Leaf starts in the lead
PEV Sales were up a solid 27% in January, to 4.699 units, despite the PHEV slump (-17%), but thanks to the BEV brilliant performance (3.401 units, +60% YoY), things are looking good, leading to a large BEV (38%) and PEV (52%) shares, and this is still without the Tesla Model 3 volume deliveries, when it does land numbers will be even more outlandish, possibly even reaching 80% share!
In this context, seeing Norway get some 80% PEV share, with peak months possibly reaching 90%, should be possible, effectively meaning Game Over for ICE in this market.
The fuels mix now shows BEVs well above everyone else (38% share), followed by gasoline (19%) and diesel (17%), while PHEVs (14%) and HEVs (11%) are both down 17% YoY, as their sales are too are being absorbed by the BEV black hole effect.
Looking at the 2019 ranking, there aren't significant news on top, with the Nissan Leaf starting 2019 where it ended 2018, in the lead, but this time the VW e-Golf and BMW i3 are much closer, so the race for the runner-up spot should be interesting.
Interestingly, there are 7 BEVs in the Top 9 spots, which says a lot on where the market is going...
Elsewhere, the Korean nameplates started the year with a strong pace, with the Hyundai Ioniq Electric in #5, with 347 units, while its younger sibling Kona EV was #6, with a record 325 units, and even the runnout-mode Kia Soul EV was #12 in January, while the #18 Kia Niro PHEV made a quartet of Korean models on the Top 20.
Proof of the BEV mommentum is the Jaguar i-Pace reaching #14, thanks to 79 units, while another long range BEV, the Opel Ampera-e, returned to the Top 20, in #16, but the most surprising return was the VW e-Up!, that started the year in #13, thanks to 80 deliveries. What a price reduction can do to a model career…
In the manufacturers ranking, BMW started in the lead (18%), being closely followed by Volkswagen (17%), while the 2018 winner Nissan was down to Third, with 15% share, with a short 10 units lead over the #4 Hyundai.
Models breakdown by Fuel Source
The plug-in market continues to merge with the mainstream, breaking down sales by fuel source, we have three BEVs in the podium, followed a balanced mix of plugins, with 3 BEVs and 2 PHEVs, but the telling story is that the Best Selling HEV (Toyota C-HR) was only #8, with the remaining Top 10 hybrids (Toyota RAV4 and Yaris) ending behind it.
With regular ICE models (again) wiped out from the Top 10, and the Best Selling HEV only #8, will we see a 100% plug-in Top 10 soon? Let's say...March?
We just need to add the Tesla models…
I am not so confident about the success of Model 3. In my view it is a sports car for people who do not want to pay 100k for a sports car. For average people Model 3 is of little use in everyday life.ReplyDelete
I agree, with only AWD versions available, the Model 3 is still way too expensive.Delete
The three PHEV in the top 10 are model types that don't have a BEV competitor. I think their present is more a statement about lacking BEV models in those market segments than about the popularity of the PHEV concept.ReplyDelete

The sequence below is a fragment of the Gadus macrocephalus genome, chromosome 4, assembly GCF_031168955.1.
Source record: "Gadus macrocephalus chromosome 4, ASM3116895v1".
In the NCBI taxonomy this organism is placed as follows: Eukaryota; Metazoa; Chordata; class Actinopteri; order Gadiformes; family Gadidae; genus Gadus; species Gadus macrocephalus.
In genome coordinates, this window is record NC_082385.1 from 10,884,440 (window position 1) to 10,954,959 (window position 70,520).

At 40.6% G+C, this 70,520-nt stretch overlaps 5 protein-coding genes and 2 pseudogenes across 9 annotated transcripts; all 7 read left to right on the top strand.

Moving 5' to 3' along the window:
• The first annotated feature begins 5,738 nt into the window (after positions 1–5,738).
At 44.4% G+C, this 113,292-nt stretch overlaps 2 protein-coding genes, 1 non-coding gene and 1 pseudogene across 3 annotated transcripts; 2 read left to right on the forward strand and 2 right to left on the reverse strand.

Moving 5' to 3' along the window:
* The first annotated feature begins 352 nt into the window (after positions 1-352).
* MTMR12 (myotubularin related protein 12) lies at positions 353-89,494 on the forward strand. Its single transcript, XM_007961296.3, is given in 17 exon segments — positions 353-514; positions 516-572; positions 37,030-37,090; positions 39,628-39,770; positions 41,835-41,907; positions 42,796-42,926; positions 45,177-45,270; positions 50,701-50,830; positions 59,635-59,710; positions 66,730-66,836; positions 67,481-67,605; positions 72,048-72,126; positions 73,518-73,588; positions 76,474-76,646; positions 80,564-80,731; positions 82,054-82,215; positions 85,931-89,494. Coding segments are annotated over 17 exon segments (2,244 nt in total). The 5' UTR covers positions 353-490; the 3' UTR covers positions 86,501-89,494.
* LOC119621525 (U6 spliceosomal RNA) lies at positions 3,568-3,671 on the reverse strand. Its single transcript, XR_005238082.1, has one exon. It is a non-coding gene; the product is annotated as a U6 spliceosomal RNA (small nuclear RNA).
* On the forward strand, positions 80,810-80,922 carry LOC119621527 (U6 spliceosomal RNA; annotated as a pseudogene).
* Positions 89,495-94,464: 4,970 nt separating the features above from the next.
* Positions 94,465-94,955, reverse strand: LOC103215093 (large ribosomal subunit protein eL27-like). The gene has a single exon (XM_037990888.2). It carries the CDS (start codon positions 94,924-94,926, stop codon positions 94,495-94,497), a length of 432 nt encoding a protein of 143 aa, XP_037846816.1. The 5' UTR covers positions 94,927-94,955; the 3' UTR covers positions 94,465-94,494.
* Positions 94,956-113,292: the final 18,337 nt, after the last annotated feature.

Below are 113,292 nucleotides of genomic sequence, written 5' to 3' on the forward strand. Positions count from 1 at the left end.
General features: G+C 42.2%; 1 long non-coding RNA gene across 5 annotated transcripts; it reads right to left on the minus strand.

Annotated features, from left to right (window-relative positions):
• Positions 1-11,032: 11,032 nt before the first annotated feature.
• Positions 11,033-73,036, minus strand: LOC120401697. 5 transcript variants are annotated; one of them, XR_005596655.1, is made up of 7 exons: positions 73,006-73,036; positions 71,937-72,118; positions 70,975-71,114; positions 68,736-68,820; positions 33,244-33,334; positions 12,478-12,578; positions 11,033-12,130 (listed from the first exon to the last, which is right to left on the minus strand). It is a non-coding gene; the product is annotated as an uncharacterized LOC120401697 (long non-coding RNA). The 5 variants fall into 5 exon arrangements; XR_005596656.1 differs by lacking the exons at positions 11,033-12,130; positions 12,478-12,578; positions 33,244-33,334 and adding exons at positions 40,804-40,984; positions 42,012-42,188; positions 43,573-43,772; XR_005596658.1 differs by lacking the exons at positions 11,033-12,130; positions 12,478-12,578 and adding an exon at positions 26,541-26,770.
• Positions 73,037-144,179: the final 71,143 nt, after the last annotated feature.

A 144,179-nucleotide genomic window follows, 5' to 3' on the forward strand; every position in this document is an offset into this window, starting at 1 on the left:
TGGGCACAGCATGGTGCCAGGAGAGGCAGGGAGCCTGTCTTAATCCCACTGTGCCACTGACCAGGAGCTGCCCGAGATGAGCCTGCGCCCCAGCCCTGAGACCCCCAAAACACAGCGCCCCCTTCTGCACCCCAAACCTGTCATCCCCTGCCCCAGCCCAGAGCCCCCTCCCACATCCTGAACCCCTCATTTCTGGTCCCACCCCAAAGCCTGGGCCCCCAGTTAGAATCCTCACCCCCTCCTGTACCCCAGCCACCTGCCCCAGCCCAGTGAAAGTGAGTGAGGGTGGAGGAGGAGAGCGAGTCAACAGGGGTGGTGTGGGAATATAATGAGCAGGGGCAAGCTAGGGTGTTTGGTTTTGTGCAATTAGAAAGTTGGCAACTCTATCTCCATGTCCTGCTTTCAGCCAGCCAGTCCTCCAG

We really need a lot more models, and models in all market segments. This year will see a dozen new models enter the market. The bigger choice is probably doing more for the BEV growth than just the Model 3.
Ever increasing numbers in leading Norway, with PEV type share above anything else.ReplyDelete
My prediction will be HEV share increasingly dropping to 7-9%, diesel share platooning at 15%, gasoline in the range of 13-15% and PHEVs accounting for 12-13% by the end of the year (47% BEV and 13% PHEV shares). Interesting fact that at the moment, the top3 most sold vehicles are long time original designs (2010/2017, 2013/2017 and 2013/2018) and more telling (maybe) the fact that fast-charge capable cars mean more chances to reach top selling positions (6 top positions), then PHEVs or proprietary charging protocols start to come into account since in nordic countries, plug availability and the long time customary habit of plugging-in a vehicle is already familiar to many and hence why I predict PHEV will still remain relevant in this market for a long time.
Talking about Tesla models, it looks like the Osborne effect Model 3 has sucked the Model S into the black hole already.
valid points, thanks!Delete
Do you have any information about the mainstream market, is down or up?ReplyDelete
That table proves that VW is evil :DReplyDelete
(Had the same thought, when i saw last month eGolf sales)
But hey, now with the MEB program, they are on the righteous path...Will the past sinner VW be a future saint?
Once they get started they will come out best from all the German manufacturers.Delete
Look at the weak EQC and how about BMW future plans. By 2022 VW will be the leading EV manufacturer at least in Germany.
Worldwide, who knows?
You numbers are incorrect according to:ReplyDelete
Because if you subtract the FEB YTD from the Feb sales you don't get these numbers which you have posted.
That website includes second hand registrations, on EVS we count only first time registrations.Delete
Not even 37 Model S in Norway, is that true? Cant see it in the Top20.ReplyDelete
Is this due to M3?
Yep, the Model 3 blackhole effect is making its first victims.Delete
José, Norway numbers for February would be useful to answer to this article: https://insideevs.com/germany-biggest-ev-market-europe/.ReplyDelete